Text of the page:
In the UK, for example, around one in six people aged 17-19 have some kind of mental health condition, and the incidence among young people more generally has been steadily climbing. In the US, the suicide rate among 18- to 19-year-olds is up 56% in a decade.

Living with the scars

While many big categories of illness, such as cancers or heart problems, tend to present in mid to late adulthood, mental health conditions often appear when people are teenagers or in their early 20s. In many cases, they recur, and the consequences can multiply over someone’s lifetime.

Though most young people experience only passing phases of unemployment, for those who experience longer periods, there is emerging evidence that it can lead to what has been described as “scarring”. They are more likely to struggle to hold down jobs throughout their lives, for instance, and to earn less. There is also recent evidence from Sweden and the US of health effects well into mid-adulthood. From a broader perspective, this is a serious problem for the economy. It means lost productivity, lower tax revenues, and higher sickness-related benefits and medical/social care costs.

If this makes it obvious that we should do whatever we can to minimise youth unemployment, it’s easier said than done. This is a complicated problem that doesn’t lend itself to quick fixes. Yet one area that deserves much more attention is career guidance. People can sometimes be sceptical about its value, based on vague recollections of adolescent conversations with a career adviser that didn’t seem to make much difference to them.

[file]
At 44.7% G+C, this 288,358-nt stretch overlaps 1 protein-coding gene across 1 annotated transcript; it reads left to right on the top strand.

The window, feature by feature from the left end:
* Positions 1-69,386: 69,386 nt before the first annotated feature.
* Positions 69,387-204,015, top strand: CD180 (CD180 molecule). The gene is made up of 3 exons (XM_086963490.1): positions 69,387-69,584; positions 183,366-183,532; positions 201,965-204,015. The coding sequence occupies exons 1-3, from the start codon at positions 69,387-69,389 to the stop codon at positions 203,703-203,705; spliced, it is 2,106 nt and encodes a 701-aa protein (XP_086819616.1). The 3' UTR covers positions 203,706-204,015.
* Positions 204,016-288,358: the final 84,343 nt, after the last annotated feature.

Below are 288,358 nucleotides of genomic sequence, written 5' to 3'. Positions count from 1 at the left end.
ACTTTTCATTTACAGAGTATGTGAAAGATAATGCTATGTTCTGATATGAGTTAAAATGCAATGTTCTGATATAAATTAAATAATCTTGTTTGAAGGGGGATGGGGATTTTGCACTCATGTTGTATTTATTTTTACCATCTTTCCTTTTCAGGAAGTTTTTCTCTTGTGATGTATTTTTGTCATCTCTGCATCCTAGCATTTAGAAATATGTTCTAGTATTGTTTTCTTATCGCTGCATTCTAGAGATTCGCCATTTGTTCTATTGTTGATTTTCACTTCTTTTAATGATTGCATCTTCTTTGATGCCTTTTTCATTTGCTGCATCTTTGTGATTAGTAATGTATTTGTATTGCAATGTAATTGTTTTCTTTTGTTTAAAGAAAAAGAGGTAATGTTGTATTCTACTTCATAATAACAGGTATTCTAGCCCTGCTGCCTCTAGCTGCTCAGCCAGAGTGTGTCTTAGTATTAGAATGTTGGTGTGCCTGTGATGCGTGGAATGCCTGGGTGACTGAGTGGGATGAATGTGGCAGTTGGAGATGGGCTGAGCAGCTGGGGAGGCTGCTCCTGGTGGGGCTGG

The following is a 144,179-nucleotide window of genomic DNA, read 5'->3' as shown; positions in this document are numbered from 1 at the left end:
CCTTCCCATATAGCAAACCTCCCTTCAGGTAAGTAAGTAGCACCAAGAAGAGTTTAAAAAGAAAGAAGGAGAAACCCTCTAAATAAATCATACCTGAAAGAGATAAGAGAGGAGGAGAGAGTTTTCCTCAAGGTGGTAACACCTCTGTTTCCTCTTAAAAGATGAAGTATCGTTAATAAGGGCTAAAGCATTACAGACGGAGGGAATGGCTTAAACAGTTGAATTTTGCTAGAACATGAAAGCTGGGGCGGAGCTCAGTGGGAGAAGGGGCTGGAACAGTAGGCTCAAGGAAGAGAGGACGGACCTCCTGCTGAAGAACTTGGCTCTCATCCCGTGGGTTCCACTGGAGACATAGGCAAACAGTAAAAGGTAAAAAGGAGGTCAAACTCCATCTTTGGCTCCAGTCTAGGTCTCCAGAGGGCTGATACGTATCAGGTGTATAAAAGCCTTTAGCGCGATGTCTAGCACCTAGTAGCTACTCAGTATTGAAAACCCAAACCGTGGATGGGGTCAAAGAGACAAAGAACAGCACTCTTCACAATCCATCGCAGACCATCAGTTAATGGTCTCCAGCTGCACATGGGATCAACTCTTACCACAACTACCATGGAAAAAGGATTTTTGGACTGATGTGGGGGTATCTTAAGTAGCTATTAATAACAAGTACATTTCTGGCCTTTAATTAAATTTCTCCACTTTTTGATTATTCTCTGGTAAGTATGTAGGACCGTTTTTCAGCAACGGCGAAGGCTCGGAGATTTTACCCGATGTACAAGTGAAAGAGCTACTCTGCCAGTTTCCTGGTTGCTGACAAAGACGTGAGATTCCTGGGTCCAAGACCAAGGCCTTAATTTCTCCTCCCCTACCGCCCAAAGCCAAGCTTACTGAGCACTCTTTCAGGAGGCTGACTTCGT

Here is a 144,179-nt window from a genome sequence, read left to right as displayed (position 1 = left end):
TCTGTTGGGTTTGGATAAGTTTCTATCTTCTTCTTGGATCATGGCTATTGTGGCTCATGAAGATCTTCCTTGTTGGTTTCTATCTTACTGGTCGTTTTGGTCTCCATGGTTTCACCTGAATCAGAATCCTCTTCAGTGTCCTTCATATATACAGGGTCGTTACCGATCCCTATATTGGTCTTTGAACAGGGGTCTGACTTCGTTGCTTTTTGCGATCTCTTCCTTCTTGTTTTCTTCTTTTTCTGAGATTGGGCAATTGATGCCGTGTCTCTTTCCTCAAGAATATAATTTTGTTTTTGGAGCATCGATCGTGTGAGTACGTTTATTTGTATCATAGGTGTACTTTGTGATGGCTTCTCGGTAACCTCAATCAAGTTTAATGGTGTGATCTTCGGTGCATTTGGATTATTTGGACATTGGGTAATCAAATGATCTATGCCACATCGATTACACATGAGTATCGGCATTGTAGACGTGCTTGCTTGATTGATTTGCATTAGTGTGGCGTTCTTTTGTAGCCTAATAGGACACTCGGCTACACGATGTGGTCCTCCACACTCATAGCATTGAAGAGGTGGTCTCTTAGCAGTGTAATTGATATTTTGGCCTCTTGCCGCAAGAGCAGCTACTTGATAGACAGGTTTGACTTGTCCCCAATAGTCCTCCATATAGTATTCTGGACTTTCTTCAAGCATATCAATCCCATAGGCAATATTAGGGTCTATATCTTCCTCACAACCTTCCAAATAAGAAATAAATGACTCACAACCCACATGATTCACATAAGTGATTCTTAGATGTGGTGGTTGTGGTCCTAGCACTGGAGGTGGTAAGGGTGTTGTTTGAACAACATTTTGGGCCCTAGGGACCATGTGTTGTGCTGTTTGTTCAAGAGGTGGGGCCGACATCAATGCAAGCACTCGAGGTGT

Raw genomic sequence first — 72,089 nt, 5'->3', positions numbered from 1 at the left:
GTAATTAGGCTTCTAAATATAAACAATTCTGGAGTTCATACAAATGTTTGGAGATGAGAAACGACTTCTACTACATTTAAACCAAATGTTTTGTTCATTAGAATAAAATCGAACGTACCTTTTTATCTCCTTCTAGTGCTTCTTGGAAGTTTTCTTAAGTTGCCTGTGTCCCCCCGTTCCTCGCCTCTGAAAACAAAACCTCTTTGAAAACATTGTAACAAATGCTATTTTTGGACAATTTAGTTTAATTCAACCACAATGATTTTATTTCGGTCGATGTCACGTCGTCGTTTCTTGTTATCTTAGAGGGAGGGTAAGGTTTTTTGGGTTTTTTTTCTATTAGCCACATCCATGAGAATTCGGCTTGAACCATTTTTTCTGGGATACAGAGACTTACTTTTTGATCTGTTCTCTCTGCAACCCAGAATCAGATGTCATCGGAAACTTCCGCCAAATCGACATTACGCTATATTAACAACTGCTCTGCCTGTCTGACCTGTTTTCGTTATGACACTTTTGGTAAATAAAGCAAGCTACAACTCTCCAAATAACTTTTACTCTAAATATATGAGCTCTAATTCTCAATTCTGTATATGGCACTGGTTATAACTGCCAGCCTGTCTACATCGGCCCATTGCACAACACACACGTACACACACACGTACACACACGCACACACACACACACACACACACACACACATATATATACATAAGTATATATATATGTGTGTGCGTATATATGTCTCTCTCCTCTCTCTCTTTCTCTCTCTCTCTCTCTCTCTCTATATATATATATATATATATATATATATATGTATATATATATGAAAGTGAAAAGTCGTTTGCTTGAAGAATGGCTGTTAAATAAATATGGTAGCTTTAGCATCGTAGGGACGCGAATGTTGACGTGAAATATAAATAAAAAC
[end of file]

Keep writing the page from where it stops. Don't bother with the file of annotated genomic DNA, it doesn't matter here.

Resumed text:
Yet we mustn’t let this blind us to the potential. Like any kind of one-to-one help, career guidance provides a safe space to share worries and concerns. It helps people to review and recognise their strengths, injects hope by giving them a sense of their possible study and work options, and motivates and equips them to take action. Career guidance can help you figure out who you are, what your goals are, and how to get there – and this kind of clarity can act as a buffer against stress and uncertainty.